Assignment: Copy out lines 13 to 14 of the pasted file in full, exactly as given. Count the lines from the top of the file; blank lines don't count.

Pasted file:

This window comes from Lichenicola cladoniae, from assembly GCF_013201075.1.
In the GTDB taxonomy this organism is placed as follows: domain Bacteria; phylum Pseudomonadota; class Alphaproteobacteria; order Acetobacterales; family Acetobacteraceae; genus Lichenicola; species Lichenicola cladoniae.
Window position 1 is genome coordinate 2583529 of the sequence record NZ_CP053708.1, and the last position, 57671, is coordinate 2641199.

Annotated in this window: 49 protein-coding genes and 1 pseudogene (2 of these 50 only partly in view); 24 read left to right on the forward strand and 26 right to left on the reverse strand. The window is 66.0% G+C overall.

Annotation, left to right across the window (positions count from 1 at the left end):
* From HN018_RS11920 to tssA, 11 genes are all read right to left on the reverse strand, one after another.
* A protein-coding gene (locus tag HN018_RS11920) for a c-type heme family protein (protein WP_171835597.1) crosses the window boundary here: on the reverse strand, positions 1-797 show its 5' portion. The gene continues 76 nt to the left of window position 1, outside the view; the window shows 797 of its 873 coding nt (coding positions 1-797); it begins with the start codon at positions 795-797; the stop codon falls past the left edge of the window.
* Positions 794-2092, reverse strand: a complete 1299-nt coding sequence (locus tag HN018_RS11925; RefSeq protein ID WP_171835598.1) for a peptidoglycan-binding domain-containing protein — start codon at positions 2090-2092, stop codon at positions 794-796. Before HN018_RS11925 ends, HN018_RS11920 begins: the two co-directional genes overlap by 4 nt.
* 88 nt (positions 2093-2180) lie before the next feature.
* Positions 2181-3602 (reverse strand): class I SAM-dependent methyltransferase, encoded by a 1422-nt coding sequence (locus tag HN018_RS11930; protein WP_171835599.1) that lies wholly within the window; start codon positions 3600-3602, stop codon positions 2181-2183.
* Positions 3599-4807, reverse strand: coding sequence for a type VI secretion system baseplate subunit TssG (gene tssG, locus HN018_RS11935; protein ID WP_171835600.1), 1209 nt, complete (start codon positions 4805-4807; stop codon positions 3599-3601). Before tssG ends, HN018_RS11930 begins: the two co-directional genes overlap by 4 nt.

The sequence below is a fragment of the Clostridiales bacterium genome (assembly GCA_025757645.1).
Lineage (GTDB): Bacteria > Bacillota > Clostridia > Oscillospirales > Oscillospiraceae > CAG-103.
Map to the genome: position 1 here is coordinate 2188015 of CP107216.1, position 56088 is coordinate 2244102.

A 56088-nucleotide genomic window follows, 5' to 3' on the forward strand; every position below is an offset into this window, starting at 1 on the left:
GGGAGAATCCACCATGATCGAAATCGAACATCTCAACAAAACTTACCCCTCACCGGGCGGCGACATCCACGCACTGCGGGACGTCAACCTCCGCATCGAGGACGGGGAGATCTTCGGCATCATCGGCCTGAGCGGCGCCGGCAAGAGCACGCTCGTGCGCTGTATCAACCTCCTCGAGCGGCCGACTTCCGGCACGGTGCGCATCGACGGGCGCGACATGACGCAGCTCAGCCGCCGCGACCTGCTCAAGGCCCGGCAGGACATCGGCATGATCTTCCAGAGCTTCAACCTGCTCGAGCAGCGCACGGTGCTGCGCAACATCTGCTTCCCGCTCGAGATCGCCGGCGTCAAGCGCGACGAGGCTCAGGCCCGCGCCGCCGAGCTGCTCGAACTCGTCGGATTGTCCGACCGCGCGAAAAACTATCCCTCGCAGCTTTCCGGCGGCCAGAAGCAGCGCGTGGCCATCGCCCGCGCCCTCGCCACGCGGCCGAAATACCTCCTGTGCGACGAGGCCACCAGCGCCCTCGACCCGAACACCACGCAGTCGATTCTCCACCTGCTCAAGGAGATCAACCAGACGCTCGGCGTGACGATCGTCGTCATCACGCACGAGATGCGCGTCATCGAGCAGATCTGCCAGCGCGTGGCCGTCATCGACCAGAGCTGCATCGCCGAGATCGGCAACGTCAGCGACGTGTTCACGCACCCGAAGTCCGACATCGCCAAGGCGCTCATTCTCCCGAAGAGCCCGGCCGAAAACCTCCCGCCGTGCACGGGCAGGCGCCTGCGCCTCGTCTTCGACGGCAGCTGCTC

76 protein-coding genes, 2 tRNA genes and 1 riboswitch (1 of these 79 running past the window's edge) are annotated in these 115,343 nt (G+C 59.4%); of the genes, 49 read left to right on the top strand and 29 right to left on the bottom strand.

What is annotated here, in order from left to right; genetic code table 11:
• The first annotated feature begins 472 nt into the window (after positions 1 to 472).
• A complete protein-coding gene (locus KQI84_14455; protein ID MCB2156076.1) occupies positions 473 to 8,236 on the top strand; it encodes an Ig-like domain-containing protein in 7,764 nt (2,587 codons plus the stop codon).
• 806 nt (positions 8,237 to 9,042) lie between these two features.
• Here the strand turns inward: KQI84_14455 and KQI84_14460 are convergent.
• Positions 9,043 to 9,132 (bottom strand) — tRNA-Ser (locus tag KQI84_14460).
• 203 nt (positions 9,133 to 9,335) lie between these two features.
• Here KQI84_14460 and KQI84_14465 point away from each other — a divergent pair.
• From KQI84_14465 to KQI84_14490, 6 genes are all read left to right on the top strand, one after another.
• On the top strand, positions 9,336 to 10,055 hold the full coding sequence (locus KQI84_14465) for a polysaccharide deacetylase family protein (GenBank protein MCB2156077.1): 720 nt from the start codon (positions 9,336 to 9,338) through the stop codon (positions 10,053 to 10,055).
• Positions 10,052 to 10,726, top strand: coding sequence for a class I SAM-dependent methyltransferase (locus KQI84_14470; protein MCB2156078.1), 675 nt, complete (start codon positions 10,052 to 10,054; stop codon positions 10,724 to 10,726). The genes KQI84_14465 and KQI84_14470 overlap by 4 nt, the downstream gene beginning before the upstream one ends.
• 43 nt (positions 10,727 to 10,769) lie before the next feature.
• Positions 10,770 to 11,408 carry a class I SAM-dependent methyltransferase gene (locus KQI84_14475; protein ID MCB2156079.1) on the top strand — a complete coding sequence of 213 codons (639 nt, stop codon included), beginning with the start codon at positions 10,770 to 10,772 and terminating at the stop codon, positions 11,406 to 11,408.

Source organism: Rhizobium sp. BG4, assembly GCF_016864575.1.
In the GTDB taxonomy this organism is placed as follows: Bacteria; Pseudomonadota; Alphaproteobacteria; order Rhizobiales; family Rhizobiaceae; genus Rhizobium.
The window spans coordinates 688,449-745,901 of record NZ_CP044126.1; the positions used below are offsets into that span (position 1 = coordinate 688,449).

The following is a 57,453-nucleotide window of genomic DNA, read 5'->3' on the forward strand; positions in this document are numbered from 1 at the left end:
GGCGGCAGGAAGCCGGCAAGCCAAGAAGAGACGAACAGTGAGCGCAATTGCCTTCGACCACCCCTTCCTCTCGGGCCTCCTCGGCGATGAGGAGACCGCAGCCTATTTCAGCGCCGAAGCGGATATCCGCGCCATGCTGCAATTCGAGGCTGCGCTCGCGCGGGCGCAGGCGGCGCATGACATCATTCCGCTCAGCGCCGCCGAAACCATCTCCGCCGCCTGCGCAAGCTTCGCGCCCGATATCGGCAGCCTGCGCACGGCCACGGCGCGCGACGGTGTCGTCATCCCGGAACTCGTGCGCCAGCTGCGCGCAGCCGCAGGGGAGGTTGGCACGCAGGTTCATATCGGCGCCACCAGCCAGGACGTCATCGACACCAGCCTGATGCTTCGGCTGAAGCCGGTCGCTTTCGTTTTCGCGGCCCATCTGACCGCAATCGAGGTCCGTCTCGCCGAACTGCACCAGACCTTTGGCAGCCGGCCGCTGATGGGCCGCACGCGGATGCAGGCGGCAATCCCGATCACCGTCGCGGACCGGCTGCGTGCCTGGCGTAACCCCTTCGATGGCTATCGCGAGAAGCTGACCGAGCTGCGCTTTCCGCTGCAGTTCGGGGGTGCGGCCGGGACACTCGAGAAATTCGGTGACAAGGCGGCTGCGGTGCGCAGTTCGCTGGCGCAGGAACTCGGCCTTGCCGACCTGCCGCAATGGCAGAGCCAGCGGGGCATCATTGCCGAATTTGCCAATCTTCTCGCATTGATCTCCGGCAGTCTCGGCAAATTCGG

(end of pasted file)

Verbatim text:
Lineage (GTDB): Bacteria > Bacillota > Clostridia > Oscillospirales > Oscillospiraceae > CAG-103.
Map to the genome: position 1 here is coordinate 2188015 of CP107216.1, position 56088 is coordinate 2244102.